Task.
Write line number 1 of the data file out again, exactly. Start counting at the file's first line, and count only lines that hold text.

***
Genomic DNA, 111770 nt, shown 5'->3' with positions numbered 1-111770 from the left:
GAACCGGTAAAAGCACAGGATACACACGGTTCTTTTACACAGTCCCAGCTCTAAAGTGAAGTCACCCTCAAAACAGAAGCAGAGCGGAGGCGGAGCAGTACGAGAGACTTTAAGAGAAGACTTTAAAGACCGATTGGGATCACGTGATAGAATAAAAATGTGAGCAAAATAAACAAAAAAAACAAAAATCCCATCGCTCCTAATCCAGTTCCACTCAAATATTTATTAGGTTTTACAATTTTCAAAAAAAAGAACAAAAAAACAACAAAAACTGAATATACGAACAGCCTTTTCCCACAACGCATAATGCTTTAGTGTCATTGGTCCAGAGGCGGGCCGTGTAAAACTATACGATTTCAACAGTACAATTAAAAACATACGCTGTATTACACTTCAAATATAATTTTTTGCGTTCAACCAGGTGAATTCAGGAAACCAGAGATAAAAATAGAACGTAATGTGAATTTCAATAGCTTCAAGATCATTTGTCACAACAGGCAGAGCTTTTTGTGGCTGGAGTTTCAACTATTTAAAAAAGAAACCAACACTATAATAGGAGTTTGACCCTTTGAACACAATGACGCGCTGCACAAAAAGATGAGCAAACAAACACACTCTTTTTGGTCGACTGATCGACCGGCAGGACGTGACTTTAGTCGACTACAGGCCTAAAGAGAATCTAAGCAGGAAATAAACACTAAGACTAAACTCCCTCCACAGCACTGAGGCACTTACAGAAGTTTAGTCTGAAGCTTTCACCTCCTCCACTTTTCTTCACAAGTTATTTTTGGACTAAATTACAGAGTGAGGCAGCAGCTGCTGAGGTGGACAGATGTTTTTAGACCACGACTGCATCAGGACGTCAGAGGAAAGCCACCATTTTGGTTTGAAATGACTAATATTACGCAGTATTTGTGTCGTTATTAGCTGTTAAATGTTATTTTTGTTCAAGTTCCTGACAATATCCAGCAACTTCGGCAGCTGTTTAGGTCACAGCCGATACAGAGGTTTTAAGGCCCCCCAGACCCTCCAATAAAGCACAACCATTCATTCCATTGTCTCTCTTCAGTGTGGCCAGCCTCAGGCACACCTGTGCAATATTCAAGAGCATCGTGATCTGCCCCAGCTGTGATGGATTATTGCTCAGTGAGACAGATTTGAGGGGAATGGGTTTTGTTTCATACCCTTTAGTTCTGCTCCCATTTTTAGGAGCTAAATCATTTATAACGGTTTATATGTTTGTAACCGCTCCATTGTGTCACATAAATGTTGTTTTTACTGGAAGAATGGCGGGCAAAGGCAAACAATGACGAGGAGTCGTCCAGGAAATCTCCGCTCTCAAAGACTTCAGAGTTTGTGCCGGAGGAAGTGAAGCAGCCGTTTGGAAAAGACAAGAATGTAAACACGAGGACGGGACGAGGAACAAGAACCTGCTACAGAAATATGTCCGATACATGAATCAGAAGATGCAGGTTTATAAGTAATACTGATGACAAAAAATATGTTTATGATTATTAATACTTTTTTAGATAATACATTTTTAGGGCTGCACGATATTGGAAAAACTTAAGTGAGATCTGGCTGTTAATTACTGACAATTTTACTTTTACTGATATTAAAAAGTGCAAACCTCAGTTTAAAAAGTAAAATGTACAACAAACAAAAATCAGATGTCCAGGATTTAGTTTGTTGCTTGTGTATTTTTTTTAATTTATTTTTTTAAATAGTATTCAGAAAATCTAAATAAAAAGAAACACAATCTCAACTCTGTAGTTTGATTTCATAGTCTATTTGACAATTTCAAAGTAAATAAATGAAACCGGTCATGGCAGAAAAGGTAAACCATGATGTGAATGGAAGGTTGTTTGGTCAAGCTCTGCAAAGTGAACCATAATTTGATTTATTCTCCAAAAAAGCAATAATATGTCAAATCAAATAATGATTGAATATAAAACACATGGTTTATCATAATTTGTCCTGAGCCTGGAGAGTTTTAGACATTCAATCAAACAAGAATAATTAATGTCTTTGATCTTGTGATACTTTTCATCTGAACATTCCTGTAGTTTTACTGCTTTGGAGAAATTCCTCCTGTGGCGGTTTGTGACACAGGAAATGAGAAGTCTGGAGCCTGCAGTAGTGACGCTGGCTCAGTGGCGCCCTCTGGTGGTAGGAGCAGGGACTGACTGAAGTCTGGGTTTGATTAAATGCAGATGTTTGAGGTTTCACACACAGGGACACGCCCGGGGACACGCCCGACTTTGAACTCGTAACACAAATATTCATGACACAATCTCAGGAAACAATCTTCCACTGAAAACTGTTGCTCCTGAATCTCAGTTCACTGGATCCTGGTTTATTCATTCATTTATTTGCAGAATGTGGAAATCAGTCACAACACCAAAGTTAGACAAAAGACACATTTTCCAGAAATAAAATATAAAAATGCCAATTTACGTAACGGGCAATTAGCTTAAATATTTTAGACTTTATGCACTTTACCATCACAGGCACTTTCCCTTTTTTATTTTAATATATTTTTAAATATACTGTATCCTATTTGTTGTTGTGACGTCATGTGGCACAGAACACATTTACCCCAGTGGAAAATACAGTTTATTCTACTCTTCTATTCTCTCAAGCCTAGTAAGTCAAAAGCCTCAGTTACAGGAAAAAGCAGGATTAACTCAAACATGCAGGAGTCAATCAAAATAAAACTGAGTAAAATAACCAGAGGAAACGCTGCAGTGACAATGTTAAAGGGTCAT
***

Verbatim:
Genomic DNA, 111770 nt, shown 5'->3' with positions numbered 1-111770 from the left: